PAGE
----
In the article, Elvis Mitchell, film critic for the Times, discusses how the success of DVDs is changing movies. He makes a lot of claims without really backing them up and ends with an ominous note about DVDs eclipsing movies themselves. (This time, TV is really going to kill the movies.)
Both this article and the LA Times piece argue that audiences are getting smarter. Mitchell focuses on the popular "commentary track" feature of many DVDs, which is making film knowledge available to a much wider audience. This I like. A more knowledgeable film audience should result in better movies. (I hope that DVDs have a more substantial impact than text-messaging does.)
But the real effects of the commentary track will be slow and subtle — let's look back in 20 years. Mitchell is less convincing when he claims that DVDs are already changing movies.
For example, he claims that 28 Days Later is the "first case" of a movie in a theater containing a DVD-like extra. (Several weeks into the movie's run, the filmmakers added an alternate ending that runs after the closing credits.) But is this really any different from other attempts to get people to see a movie a second time? The Pixar folks often add a set of faux bloopers to the closing credits after the movie's first few weeks. Clue offered different endings in different theaters in 1985. Even movies like The Sixth Sense, Vanilla Sky, and Swimming Pool have world-changing plot twists near the end that allow their marketers to encourage people to see the movie a second time — you'll see an entirely different movie, knowing what you know now.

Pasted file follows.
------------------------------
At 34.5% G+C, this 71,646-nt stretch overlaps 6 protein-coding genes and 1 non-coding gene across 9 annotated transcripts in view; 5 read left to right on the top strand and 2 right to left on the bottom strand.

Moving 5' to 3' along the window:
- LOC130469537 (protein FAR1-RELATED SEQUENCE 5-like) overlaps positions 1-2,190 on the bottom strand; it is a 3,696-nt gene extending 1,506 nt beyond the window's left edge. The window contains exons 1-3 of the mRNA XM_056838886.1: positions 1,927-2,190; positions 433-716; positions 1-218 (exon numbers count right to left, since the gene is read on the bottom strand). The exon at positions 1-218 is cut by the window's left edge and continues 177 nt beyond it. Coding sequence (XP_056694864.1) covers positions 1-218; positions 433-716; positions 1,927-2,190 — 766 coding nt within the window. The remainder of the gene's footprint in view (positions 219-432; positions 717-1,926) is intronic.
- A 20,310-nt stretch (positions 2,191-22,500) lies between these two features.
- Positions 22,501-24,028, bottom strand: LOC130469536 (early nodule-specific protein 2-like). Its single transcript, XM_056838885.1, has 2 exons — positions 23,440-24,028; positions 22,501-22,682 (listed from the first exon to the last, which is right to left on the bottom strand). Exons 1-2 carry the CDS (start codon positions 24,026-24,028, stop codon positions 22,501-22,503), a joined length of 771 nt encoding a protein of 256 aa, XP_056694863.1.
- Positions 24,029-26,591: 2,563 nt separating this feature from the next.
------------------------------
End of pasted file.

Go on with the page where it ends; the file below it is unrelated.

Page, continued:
These gimmicks aren't caused by the popularity of the DVD. They're just attempts to goose waning box office receipts after a movie has lost its New Movie Smell(tm).
But I do think DVDs could make a profound impact on movies, eventually.